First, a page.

Mount Shasta, fresh from a January winter storm.
Our first real taste of winter snow finally arrived. Depending on where you gauge, the storm dropped anywhere from 2-4 inches in the populated areas. At my house, we got closer to four inches. This is an important benchmark for a couple or reasons. Not only does it, after much delay, mark the onset of winter in all of its necessary forms but it also sets a snow measurement standard. More specifically, the really bad drought winters of 2013/2014 and 2014/2015 yielded little more than what this storm has given us. Consequently, if any more snow falls this winter, it will be an improvement over those wretched years.
Winter finally come to my backyard (click to enlarge):
My backyard Sunday afternoon and on Monday morning, after a snowy night.
Of course, here at the Hike Mt Shasta household, the kids kicked the snow play into high gear and got out early this morning. This year was the first time they were old enough to get out and shovel the walkways off themselves. Thank goodness for that! I also had a chance to get my new drone out and test it out for the first time in winter conditions. The camera is not a super high quality and I am still getting the hang of the thing, but I hope to add some interesting drone footage to Hike Mt Shasta once I get it out on the trail.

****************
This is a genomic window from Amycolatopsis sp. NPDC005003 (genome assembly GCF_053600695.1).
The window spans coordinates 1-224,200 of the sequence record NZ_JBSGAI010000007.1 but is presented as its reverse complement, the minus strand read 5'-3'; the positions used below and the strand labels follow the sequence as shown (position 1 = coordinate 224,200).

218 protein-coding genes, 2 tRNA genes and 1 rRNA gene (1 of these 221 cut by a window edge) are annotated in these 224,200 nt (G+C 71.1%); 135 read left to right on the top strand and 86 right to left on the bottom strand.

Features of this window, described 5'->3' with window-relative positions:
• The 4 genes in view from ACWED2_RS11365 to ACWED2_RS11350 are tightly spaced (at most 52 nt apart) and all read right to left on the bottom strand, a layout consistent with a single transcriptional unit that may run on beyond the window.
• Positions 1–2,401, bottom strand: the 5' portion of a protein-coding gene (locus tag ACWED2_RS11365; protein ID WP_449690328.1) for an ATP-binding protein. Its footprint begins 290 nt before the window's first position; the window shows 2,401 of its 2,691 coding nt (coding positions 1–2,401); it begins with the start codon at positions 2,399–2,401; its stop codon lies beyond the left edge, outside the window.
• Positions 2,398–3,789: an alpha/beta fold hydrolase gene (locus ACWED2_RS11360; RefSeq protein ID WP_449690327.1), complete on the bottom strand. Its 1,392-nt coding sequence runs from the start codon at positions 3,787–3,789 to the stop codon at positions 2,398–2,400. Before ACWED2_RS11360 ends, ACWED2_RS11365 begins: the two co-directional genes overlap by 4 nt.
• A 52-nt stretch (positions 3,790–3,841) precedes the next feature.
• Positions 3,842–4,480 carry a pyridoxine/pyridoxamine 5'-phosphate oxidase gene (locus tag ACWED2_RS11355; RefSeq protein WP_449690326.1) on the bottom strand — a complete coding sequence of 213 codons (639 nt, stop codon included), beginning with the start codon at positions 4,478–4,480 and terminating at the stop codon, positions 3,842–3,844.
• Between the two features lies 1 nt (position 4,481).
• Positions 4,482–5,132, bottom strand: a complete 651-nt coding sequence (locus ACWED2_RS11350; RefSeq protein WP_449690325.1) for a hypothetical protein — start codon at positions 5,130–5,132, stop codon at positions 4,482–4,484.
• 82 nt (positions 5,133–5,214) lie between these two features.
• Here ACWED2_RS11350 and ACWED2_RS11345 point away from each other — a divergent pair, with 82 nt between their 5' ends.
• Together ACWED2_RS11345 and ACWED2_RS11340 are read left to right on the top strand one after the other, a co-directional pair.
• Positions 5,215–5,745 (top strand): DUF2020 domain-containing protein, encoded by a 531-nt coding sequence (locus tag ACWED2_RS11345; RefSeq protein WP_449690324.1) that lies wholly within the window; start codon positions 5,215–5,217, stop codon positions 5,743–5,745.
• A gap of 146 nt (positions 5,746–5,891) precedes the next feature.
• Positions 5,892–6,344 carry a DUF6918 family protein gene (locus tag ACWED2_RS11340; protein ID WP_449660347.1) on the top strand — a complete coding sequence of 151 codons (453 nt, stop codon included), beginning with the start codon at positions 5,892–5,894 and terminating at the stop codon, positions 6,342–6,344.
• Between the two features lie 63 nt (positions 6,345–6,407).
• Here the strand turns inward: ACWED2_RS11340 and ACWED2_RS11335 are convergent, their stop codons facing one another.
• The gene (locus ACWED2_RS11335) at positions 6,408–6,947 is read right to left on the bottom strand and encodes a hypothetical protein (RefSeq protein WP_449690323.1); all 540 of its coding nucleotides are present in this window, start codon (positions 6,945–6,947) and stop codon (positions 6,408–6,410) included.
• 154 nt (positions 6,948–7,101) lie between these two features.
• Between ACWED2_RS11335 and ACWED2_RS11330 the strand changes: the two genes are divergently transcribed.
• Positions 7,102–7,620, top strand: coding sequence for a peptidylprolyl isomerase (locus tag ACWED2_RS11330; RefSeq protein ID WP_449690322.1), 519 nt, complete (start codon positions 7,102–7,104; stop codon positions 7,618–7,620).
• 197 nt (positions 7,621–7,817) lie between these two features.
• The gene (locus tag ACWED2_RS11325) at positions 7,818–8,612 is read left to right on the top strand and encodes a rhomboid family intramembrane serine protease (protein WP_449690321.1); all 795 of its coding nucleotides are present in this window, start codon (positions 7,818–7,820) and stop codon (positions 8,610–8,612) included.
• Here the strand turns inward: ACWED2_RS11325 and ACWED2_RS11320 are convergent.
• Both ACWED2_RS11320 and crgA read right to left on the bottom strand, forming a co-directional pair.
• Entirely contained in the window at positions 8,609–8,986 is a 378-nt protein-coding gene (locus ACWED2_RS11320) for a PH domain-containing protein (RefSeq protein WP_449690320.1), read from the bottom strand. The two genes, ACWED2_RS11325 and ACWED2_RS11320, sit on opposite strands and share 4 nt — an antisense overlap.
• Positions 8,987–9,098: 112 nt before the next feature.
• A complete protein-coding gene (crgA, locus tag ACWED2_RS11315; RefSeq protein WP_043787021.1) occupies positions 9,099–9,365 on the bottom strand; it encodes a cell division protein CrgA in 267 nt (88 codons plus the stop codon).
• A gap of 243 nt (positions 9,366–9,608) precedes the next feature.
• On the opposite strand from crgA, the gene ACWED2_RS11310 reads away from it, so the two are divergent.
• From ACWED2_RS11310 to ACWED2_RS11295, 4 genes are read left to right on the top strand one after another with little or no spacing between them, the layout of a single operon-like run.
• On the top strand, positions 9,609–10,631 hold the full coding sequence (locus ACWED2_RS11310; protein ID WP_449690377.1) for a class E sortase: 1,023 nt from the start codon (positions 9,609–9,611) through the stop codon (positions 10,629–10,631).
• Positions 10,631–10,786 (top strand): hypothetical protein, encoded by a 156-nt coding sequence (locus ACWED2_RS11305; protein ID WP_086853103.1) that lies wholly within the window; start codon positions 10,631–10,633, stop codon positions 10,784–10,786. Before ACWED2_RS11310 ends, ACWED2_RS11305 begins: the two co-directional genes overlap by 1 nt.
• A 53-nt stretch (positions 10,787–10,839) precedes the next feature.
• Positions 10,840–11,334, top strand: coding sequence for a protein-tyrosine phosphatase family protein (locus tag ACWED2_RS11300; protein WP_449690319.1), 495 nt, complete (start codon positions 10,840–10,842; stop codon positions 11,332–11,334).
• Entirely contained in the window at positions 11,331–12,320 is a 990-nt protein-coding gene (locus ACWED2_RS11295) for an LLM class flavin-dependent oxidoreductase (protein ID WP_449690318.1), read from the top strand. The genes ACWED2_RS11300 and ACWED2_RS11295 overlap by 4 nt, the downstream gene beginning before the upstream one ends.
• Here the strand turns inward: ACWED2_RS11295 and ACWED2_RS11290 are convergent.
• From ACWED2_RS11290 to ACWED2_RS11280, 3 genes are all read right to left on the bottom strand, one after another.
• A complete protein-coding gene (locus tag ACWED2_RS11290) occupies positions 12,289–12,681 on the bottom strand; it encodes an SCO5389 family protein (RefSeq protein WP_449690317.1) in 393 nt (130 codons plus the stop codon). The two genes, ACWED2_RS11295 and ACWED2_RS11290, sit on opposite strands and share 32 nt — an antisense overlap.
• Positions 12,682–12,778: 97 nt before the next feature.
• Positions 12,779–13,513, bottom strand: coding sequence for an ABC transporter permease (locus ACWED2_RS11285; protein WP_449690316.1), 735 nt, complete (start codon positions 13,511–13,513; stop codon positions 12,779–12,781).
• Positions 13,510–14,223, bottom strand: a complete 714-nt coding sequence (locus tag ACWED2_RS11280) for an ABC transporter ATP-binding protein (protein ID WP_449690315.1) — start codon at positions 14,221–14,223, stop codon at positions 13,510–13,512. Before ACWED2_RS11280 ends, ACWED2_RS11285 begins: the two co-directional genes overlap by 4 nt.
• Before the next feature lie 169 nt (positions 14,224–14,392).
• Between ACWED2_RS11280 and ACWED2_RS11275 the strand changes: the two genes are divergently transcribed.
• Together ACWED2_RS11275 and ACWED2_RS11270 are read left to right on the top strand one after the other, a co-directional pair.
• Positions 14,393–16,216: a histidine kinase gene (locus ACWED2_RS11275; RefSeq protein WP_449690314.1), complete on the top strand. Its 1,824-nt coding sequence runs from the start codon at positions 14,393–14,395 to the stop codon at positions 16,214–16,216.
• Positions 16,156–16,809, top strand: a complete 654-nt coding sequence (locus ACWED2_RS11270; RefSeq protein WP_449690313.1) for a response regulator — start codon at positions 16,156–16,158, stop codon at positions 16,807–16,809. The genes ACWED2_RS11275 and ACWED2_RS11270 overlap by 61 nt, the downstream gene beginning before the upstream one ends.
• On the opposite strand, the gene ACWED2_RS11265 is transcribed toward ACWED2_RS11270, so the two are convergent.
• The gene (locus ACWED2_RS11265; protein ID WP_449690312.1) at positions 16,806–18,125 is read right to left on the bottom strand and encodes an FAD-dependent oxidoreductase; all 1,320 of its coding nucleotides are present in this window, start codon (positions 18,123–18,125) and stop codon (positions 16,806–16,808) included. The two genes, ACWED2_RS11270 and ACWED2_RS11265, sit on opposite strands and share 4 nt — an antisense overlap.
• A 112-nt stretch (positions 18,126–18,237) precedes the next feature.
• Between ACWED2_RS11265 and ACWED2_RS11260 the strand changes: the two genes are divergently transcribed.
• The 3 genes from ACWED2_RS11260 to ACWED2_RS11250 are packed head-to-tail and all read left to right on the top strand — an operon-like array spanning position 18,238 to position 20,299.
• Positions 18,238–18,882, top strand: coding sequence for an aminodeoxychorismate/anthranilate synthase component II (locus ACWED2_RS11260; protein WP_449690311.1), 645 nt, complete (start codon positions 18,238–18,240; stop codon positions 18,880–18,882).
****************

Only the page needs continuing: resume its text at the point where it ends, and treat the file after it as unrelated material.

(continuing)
My backyard on a snowy morning, from several hundred feet up.
The storm was not a major snow event, but it broke the ice as far as waiting for the white stuff goes, no pun intended. With February and March yet to go, we still have the potential for some really significant weather. Of course, access to the higher trails on both Mount Shasta and in the Trinity Divide is definitely much harder now and those of us looking to get out and hike are limited to the lower trails. Read about those in my 2018 Winter Hiking Round Up. Fortunately, we are blessed with numerous great options and have much to enjoy, even during winter!